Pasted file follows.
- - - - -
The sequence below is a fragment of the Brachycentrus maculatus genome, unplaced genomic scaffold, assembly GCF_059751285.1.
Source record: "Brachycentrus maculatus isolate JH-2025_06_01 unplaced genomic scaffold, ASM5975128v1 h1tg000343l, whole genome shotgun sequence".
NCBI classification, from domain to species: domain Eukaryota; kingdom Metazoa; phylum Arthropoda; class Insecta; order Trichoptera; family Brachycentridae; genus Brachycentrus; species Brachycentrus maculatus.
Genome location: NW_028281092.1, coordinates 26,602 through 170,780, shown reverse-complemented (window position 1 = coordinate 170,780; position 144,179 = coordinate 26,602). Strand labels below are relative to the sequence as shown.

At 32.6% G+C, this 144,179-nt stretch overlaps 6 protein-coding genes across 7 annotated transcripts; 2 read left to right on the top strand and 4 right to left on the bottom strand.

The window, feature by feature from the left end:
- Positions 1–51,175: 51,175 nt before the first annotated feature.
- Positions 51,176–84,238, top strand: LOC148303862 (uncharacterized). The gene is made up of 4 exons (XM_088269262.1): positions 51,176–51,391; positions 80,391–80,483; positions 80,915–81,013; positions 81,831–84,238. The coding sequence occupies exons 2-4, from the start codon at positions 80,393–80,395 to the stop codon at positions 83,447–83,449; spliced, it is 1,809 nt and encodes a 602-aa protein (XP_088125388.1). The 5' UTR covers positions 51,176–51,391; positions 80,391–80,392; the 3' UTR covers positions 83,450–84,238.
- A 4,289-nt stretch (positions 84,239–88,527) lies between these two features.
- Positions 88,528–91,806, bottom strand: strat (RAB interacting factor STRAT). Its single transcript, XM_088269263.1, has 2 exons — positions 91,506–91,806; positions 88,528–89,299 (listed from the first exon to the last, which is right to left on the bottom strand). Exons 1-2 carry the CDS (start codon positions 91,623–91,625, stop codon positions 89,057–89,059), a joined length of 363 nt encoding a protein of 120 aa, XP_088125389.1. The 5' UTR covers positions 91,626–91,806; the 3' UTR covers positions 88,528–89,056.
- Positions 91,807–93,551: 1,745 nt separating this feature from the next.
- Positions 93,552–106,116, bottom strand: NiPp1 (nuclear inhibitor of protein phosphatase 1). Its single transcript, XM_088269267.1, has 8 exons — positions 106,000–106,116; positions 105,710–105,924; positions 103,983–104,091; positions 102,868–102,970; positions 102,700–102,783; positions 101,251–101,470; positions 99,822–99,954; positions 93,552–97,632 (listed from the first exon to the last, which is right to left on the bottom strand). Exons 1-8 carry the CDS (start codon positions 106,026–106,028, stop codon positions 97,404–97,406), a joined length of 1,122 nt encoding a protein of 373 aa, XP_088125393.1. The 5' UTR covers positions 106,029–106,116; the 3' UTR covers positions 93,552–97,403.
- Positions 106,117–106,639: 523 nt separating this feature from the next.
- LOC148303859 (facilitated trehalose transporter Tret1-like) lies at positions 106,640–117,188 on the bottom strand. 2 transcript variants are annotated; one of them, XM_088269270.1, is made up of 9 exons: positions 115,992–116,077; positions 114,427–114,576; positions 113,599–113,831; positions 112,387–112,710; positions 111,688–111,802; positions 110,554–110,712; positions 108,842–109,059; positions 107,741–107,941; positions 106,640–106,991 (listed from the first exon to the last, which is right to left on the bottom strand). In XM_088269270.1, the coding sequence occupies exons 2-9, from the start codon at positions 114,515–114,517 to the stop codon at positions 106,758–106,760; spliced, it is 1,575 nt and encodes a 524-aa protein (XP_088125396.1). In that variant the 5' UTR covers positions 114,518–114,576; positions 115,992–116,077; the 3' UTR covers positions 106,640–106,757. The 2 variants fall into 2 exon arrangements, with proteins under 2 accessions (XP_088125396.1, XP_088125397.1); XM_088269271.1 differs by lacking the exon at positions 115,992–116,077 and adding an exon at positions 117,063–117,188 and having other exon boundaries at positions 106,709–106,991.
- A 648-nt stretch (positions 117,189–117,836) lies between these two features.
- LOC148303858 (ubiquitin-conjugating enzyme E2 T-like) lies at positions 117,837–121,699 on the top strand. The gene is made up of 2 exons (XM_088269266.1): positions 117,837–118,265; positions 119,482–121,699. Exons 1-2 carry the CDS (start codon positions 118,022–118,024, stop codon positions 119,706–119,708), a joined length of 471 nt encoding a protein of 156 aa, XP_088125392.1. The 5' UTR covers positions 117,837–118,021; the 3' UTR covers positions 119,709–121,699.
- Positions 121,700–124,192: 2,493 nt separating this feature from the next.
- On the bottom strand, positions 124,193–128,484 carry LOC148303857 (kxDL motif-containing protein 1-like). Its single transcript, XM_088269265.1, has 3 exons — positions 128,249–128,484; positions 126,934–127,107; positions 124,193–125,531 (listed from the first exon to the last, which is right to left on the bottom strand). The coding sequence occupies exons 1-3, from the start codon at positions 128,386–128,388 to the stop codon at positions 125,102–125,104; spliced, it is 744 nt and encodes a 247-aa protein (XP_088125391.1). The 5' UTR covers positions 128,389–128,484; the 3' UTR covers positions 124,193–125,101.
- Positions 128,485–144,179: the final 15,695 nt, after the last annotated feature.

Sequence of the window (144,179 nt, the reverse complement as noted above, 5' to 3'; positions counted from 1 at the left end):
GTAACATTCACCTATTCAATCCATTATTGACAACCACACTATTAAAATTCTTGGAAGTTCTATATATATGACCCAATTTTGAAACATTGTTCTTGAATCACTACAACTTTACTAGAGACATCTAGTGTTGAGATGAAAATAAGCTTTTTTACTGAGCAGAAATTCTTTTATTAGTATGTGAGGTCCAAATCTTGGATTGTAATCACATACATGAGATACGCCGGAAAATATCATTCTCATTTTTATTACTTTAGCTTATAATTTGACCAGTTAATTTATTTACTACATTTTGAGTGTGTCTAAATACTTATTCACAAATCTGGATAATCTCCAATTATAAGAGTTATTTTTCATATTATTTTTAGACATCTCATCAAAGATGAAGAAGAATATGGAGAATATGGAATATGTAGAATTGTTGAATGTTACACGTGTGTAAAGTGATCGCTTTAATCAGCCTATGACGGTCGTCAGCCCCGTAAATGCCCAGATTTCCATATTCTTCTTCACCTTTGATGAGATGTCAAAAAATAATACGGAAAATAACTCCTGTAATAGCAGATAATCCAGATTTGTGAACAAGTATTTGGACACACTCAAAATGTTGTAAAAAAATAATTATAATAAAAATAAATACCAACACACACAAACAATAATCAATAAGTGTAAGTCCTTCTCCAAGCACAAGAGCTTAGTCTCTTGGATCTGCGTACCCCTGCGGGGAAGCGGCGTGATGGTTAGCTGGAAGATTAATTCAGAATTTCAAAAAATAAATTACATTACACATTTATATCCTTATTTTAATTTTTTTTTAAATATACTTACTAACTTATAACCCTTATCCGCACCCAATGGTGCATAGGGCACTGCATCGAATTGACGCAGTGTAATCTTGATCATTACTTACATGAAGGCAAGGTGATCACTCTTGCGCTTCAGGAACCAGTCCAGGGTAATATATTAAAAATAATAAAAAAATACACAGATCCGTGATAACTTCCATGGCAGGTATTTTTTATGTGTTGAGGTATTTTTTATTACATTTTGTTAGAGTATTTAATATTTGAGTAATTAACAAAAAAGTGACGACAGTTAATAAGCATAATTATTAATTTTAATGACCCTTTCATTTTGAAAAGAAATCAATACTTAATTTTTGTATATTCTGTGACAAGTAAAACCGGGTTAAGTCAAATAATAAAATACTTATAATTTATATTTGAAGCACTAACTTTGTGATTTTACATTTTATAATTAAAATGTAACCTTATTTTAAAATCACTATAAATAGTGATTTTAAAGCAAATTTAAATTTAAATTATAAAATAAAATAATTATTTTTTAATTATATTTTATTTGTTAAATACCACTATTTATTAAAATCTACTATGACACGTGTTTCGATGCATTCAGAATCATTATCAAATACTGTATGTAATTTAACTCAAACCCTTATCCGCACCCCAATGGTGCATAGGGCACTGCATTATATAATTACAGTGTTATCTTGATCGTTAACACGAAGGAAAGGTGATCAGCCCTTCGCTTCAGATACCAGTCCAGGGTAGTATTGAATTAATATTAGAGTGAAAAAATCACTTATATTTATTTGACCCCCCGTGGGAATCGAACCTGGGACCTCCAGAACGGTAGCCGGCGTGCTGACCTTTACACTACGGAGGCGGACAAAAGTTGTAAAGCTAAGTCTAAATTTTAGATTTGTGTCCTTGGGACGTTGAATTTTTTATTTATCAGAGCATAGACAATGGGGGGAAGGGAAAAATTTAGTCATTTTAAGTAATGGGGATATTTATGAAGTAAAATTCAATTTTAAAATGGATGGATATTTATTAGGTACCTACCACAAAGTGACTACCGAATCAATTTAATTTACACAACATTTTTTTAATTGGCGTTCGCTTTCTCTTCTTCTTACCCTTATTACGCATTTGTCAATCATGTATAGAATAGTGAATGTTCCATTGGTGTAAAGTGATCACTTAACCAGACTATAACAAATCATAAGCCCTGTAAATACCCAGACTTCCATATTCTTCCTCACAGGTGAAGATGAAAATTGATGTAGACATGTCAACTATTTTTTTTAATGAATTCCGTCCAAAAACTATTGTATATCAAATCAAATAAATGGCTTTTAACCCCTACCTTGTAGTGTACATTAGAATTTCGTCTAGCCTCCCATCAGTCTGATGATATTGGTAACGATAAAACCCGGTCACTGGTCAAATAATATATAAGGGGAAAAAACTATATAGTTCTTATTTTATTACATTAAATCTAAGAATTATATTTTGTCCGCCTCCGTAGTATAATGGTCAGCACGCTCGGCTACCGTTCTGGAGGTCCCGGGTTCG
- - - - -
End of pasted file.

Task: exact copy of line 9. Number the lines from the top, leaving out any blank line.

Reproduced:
- A 4,289-nt stretch (positions 84,239–88,527) lies between these two features.